GORELICK: Thank you.
I’d like to turn NSPD-9, the document that was wending its way through the process up until September 4th. The document is classified so I can only speak of it in generalities.
But as I understand it, it had three stages which were to take place over, according to Steve Hadley, the deputy national security adviser, over a period of three years.
The first stage was, we would warn the Taliban. The second stage was we would pressure the Taliban. And the third stage was that we would look for ways to oust the Taliban based upon individuals on the ground other than ourselves, at the same time making military contingency plans.
Is that correct?
CLARKE: Well, that’s right. The military contingency plans had always been around, but there was nothing in the original draft, NSPD, that was approved by the principals to suggest U.S. forces would be sent into Afghanistan on the ground.
GORELICK: In addition to that, Director Tenet was asked to draft new additional covert action authorities. Is that right?
CLARKE: That’s right, in part because Mr. Hadley found the existing six memorandums of covert action authority to be talmudic — it’s actually I think Mr. Hadley who gets credit for that word.
But it wasn’t really meant to expand them significantly other than providing direct aid to Afghan factions.
GORELICK: Now you have just described, then, the skeleton, if you will, of what was approved by the administration as of September 4th. And we know that no further action was taken before September 11th.
GORELICK: And so I would read to you — and these are questions I would have put to Dr. Rice had she been here, and I will put to her, the White House designee, Secretary Armitage. She says our strategy, which was expected to take years, marshalled all elements of national power to take down the network, not just respond to individual attacks with law enforcement measures. Our plan called for military options to attack Al Qaida and Taliban leadership, ground forces and other targets, taking the fight to the enemy where he lived.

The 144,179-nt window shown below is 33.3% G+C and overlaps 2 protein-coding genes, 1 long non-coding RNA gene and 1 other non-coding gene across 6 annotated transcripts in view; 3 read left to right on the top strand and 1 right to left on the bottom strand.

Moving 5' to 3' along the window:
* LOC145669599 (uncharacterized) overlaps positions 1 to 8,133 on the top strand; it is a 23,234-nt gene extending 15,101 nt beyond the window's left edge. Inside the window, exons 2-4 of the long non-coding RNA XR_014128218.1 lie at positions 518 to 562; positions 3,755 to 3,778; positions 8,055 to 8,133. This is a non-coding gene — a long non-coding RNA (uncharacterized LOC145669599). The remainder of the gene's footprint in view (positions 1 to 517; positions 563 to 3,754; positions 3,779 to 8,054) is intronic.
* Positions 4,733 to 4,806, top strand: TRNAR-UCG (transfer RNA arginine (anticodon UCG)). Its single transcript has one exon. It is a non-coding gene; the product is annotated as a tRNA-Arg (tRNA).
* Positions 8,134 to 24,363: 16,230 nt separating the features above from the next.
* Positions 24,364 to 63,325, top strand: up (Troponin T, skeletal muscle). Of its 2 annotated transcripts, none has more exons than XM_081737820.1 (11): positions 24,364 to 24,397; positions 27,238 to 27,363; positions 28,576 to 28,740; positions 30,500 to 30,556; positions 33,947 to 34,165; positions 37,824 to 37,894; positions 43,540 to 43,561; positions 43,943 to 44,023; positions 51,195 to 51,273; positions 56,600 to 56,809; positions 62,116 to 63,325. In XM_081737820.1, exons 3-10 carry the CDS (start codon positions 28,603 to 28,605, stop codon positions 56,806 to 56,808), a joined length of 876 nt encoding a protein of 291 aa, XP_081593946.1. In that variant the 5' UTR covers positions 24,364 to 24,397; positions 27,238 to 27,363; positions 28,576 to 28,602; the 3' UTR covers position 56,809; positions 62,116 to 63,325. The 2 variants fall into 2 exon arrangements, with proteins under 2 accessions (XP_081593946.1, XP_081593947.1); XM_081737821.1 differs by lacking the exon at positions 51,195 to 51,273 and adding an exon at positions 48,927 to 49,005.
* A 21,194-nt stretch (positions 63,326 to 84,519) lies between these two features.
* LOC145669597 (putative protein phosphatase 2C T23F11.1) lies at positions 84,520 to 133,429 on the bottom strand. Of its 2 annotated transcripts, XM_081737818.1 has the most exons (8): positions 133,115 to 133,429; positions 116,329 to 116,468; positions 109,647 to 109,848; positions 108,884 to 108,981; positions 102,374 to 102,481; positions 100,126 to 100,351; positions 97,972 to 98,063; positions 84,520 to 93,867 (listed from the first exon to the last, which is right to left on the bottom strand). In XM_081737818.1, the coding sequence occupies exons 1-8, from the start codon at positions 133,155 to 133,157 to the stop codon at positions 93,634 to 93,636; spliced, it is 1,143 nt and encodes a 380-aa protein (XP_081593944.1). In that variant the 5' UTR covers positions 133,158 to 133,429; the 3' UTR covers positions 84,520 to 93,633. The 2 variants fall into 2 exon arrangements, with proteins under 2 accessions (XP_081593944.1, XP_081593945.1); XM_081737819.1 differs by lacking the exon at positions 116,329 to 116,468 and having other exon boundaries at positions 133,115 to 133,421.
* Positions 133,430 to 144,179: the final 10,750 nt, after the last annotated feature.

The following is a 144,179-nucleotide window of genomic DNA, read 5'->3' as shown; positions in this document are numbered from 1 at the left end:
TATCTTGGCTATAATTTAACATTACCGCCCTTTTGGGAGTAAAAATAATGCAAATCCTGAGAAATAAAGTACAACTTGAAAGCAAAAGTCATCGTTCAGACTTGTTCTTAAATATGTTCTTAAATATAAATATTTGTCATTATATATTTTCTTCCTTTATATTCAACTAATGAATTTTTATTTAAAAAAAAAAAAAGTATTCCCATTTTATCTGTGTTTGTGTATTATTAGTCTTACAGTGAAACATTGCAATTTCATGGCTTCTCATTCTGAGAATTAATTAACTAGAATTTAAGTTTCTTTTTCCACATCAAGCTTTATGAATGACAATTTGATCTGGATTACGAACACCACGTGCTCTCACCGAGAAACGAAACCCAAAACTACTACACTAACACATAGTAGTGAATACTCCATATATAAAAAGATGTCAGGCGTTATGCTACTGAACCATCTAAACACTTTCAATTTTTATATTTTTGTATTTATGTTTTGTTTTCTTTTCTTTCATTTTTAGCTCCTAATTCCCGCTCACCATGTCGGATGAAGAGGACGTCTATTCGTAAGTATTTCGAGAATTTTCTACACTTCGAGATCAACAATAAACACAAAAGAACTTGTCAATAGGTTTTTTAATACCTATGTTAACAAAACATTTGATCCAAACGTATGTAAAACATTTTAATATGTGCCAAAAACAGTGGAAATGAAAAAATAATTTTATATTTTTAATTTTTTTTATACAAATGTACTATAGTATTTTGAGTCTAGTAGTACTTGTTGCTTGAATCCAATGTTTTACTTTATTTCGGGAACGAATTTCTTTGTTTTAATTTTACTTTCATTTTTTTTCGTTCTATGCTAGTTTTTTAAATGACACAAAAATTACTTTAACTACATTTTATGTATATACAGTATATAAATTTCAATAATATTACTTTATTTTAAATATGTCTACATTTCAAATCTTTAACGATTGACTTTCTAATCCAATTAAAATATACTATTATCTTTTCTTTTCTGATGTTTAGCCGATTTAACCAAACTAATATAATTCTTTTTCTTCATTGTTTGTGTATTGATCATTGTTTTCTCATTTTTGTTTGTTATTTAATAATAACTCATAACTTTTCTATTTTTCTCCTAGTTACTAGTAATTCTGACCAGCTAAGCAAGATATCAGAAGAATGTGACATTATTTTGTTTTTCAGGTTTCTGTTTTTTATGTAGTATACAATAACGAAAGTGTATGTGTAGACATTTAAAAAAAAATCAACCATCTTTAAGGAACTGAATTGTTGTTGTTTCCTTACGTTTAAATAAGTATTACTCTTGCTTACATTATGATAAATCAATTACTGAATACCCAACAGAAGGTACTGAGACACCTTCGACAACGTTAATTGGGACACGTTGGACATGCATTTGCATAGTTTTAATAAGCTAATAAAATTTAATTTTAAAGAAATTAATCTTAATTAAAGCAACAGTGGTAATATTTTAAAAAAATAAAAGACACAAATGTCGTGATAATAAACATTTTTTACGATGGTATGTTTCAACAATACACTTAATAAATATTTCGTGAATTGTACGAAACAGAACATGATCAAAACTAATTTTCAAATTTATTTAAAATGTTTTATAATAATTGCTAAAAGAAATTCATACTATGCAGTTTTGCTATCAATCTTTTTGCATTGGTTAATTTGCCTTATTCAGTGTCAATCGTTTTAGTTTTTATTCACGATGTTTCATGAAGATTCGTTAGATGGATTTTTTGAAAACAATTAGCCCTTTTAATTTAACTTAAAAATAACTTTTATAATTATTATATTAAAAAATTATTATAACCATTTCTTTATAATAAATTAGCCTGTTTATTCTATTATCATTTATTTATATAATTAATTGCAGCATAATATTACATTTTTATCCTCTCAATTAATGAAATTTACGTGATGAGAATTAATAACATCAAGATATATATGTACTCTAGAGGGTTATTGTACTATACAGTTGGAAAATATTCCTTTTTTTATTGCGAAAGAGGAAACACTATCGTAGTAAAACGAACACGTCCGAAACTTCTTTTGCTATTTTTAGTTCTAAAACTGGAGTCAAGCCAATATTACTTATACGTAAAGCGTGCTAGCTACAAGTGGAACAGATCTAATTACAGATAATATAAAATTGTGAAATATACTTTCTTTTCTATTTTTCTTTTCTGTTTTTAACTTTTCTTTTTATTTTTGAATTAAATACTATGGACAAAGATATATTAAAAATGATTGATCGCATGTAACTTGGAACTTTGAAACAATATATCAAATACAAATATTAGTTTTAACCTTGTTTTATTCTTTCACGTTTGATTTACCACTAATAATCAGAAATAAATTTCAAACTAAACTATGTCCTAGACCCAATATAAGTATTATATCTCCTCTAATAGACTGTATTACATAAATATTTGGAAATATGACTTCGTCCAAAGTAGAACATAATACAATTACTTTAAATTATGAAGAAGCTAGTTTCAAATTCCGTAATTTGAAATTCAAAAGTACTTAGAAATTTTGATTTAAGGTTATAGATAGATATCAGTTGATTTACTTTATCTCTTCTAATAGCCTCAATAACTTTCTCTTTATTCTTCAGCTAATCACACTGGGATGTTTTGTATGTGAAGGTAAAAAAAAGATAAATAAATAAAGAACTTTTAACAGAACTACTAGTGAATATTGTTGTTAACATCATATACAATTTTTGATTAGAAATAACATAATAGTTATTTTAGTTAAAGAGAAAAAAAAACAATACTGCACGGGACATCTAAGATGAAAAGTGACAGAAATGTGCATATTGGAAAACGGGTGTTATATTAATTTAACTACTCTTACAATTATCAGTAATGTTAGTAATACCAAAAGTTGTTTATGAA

Is that an accurate statement, in your view?
CLARKE: No, it’s not.
Personally, I don’t think there can be any serious doubt that Clarke’s version of events is much closer to the truth than Rice’s. I mean, it’s documented. So what is Rice going to do?
Well, she can go on like she has been, using executive privilege as an excuse to avoid testifying, while peddling spin to the media. Or she can reverse herself, and go ahead and testify. In that case, though, she’ll have to walk a very fine line. Democratic members of the commission, at least, will be in a position to make her time in the witness chair a living hell. She’ll be extremely hard-pressed to avoid saying things that are demonstrably false (and hence would be perjury) while still defending and burnishing Bush’s reputation.
And as we all know by now, protecting Bush’s reputation is Job One for Condoleeza Rice these days. It’s a much more important part of her job than thwarting terrorists, or helping the 9/11 commission get to the bottom of the events that led up to that day. If you want a national security advisor who’ll spend her time on those sorts of things, you’re going to have to elect a different president. Because George Bush isn’t about to get rid of Condoleeza Rice. Not while she’s doing such a good job.
I really love the whole concept of HyperText.
As a member of the Sum41 Fan Club, I got an email the other day letting me know about Rock Against Bush Vol .1. It sounds like it will be a sweet rock/punk CD, packed full of some great songs you know, and a ton of new tracks written by bands who (as Canadian Sum41 put it in their newsletter) feel they “just can’t sit quietly and watch that idiot fuck up your country and the rest of the world.”
So why do I love HyperText?
While preparing this little blurb, I noticed the link to PunkVoter.com, where I discovered:
- there’s a whole Rock Against Bush Concert Tour
- that Bush ‘s campaign shirts are made in Burma, a country Bush has imposed sanctions against
- that Urban Outfiters tried selling shirts that say “voting is for old people”, which has prompted the Vote F*cker T-Shirt